AHIMA also had some organizational challenges of its own. Lynne Thomas Gordon had been on the job less than a week before she gave her first keynote speech as CEO of the association. Thomas Gordon, a past state AHIMA president from Georgia and a former AHIMA national delegate, started Sept. 29.
Health information management professionals will be in the midst of conversion to ICD-10 codes in October 2013, or in “727 days, 15 hours and 12 minutes,” Thomas Gordon said during her talk. “The people right here in this room cannot procrastinate. That's because we must be the leaders to get this massive project done and done on time.”
AHIMA board President Bonnie Cassidy explained to delegates why the organization restructured itself—for the future as well as to deal with an executive-level shake-up. Former CEO Alan Dowling and Chief Operating Officer Sandra Fuller left their jobs abruptly in June. Outgoing interim CEO Rose Dunn, introduced by Cassidy, was greeted with two standing ovations. Dunn had stepped up to served as interim CEO, replacing Dowling.
“After 16 weeks, I now know the meaning of relief, and it's not Alka-Seltzer,” Dunn quipped.
Cassidy also introduced her successor, come January, incoming AHIMA President Patty Thierry Sheridan.
Cassidy said that during the recent “turbulent time” the AHIMA board “was called upon over and over” to make smart, critical decisions and did so with “courage and effective stewardship.” Cassidy also rallied the troops.
“We are in the midst of the greatest transformation in the history of our healthcare system,” she said. “We see no reason to believe it will be done successfully unless we provide strong HIM leadership.”
Keynote speaker Dr. T. Bedirhan Ustun joked that AHIMA members might want to tar and feather him for saying it, but they should begin planning now for conversion to the ICD-11 codes sets, already under development and expected to be released in 2015. Ustun is team coordinator of classification, terminologies and standards with the World Health Organization's department of health statistics and informatics. The WHO is the developer of the international versions of the ICD codes.
“It is written on the wall, and we can't take it back that ICD-11 is coming,” Ustun said.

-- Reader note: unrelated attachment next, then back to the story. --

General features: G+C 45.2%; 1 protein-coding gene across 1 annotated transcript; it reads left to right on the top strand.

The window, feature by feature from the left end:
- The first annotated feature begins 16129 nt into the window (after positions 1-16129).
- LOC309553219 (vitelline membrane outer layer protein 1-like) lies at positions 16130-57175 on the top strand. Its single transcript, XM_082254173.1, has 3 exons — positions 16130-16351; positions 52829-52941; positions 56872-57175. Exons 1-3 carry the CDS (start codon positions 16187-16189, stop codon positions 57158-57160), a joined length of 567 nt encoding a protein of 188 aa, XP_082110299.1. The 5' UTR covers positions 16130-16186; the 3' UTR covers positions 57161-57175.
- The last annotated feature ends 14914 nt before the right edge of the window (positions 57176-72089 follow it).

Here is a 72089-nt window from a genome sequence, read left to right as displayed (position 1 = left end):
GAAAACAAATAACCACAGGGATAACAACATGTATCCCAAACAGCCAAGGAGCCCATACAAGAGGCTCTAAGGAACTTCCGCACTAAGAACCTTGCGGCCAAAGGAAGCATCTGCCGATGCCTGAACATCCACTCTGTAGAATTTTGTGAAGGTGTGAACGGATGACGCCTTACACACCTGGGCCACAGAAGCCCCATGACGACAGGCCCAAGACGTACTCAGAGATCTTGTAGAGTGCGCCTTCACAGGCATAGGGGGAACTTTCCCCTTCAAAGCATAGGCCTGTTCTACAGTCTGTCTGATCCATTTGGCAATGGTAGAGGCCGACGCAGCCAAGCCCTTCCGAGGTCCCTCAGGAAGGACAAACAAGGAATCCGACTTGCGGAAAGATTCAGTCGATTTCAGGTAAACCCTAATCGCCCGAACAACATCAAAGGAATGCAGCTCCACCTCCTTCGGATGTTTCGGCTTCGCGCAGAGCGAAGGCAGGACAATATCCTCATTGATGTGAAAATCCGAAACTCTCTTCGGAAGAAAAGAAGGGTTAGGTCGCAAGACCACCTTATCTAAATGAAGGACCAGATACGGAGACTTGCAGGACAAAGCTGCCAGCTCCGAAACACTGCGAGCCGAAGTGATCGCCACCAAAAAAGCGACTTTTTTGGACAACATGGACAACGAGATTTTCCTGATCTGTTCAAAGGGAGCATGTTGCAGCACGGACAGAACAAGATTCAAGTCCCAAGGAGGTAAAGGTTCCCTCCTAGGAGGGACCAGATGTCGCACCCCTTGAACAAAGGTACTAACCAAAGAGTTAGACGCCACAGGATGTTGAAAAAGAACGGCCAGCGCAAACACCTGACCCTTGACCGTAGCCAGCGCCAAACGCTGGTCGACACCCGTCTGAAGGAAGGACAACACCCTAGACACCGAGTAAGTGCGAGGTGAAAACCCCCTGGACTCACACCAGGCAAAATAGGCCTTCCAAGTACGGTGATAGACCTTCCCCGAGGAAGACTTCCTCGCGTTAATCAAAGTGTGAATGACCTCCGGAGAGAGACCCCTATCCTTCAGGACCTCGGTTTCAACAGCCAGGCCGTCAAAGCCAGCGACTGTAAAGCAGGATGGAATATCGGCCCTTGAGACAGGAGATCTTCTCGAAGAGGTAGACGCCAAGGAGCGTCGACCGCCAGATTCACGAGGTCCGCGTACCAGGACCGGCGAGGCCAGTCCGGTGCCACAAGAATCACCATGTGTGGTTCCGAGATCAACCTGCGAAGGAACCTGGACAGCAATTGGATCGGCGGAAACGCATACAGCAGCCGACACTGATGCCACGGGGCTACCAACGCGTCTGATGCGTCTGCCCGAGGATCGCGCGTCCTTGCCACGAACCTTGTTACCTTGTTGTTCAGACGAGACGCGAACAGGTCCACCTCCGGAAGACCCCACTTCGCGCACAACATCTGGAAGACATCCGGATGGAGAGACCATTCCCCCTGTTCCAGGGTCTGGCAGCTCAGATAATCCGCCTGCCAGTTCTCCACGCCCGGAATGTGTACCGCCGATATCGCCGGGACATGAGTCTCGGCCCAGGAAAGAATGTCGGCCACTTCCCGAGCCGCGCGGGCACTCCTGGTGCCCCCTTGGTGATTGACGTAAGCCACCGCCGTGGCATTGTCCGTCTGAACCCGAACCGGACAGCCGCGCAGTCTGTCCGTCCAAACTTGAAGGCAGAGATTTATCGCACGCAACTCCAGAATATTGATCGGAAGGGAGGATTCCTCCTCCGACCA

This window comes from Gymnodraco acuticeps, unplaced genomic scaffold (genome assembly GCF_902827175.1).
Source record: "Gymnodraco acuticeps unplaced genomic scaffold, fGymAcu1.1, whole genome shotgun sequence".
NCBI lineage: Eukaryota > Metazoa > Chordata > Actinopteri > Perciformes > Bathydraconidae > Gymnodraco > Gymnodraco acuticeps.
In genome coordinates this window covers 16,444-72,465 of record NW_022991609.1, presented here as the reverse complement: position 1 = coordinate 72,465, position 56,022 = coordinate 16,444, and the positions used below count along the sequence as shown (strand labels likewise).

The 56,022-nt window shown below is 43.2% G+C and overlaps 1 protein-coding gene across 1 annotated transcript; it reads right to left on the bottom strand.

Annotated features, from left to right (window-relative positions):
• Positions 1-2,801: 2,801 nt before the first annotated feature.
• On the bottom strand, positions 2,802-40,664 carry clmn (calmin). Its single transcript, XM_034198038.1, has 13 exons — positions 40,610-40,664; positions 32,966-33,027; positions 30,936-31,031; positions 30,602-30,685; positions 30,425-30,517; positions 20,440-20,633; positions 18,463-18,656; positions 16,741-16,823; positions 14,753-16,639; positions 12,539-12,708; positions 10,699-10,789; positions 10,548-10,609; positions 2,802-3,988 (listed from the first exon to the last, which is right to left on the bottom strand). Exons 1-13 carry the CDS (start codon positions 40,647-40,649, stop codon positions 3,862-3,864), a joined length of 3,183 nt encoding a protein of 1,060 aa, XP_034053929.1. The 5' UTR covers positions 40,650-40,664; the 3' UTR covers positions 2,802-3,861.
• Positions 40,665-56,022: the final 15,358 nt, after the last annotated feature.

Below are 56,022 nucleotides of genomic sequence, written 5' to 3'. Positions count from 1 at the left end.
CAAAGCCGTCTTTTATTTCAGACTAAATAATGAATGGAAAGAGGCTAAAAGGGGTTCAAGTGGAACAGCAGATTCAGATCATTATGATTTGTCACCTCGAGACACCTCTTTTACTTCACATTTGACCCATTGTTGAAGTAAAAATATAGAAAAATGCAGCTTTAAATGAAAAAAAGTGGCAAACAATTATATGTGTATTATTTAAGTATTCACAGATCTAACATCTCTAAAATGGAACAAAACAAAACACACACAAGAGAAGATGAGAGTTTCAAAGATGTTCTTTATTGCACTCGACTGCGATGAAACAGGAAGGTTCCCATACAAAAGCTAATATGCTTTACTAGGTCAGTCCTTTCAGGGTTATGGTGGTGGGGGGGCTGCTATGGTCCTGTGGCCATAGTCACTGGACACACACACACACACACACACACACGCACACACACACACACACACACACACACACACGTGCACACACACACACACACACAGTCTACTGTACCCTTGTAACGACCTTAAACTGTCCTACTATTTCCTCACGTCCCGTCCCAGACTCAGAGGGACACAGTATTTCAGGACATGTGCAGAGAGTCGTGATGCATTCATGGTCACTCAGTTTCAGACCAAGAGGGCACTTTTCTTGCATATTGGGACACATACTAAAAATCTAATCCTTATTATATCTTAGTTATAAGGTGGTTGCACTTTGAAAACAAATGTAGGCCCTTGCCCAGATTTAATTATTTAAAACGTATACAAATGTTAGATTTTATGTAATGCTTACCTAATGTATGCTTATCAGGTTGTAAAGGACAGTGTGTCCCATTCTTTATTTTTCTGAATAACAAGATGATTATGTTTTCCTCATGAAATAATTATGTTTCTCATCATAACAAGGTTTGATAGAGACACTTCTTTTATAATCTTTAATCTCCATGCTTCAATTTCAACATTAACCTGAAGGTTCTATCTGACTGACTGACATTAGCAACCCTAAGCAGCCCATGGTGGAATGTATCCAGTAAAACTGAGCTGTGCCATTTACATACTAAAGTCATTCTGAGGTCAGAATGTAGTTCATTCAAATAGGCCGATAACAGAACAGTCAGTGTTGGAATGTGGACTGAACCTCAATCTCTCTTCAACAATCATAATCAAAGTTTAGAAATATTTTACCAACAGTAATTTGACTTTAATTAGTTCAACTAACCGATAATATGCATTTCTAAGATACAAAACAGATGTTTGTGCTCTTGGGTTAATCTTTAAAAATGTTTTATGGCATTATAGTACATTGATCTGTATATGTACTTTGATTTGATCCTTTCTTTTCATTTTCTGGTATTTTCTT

He predicted, “There will be suffering” with the ICD-10 conversion, but he asked, “What can be made out of that suffering?” Ustun said ICD-9, which is still in current use in the U.S., was released in 1975 and adopted by the U.S. after an “acceptable” delay in 1979. But ICD-10 was completed in 1990, so even if the U.S. transition from ICD-9 to ICD-10 goes off on schedule in 2013, the adoption gap will be 23 years.
The use of information technology from the start of the development of ICD-11 could make the next transition much smoother, he said.
“I would like you as the AHIMA community to look at this and help us,” Ustun said.
In addition to the press of change, present-day operational challenges affecting AHIMA members were on the convention agenda at dozens of its educational sessions. The convention drew more than 4,000 attendees, including exhibitors.
Session speaker Suzanne Layne, director of health information management systems at Main Line Health in suburban Philadelphia, said performance in handling medical records at the five-hospital system had varied from mediocre to poor before revamping its health IT operations to base them on functions rather than facilities.
Instead of having medical coders, processors who scan records and quality-control employees who review their work at each hospital, the coders were allowed to work mostly from home, and processing and quality control became centralized functions, Layne said. Management also was centralized, she added.
Under the old system, backlogs ranged from five days to 23 days to return records to physicians for review, Layne said. Now, 98% of records are scanned and processed the day after discharge. Devore Culver, executive director and CEO of HealthInfoNet, the statewide health information exchange based in Portland, Maine, told attendees at his session that trust was the essential element that enabled 31 participating hospitals and 60 group practices thus far to consent to having the medical records of their patients stored in one central data repository.
To address privacy concerns, Maine adopted the opt-out model, where the default mode is that patient records from providers flow to and remain in the exchange unless patients choose not to participate. The consent management directive is created and stored by the exchange, not the providers, according to Culver. So far, 6,751 patients, or less than 1%, have opted out.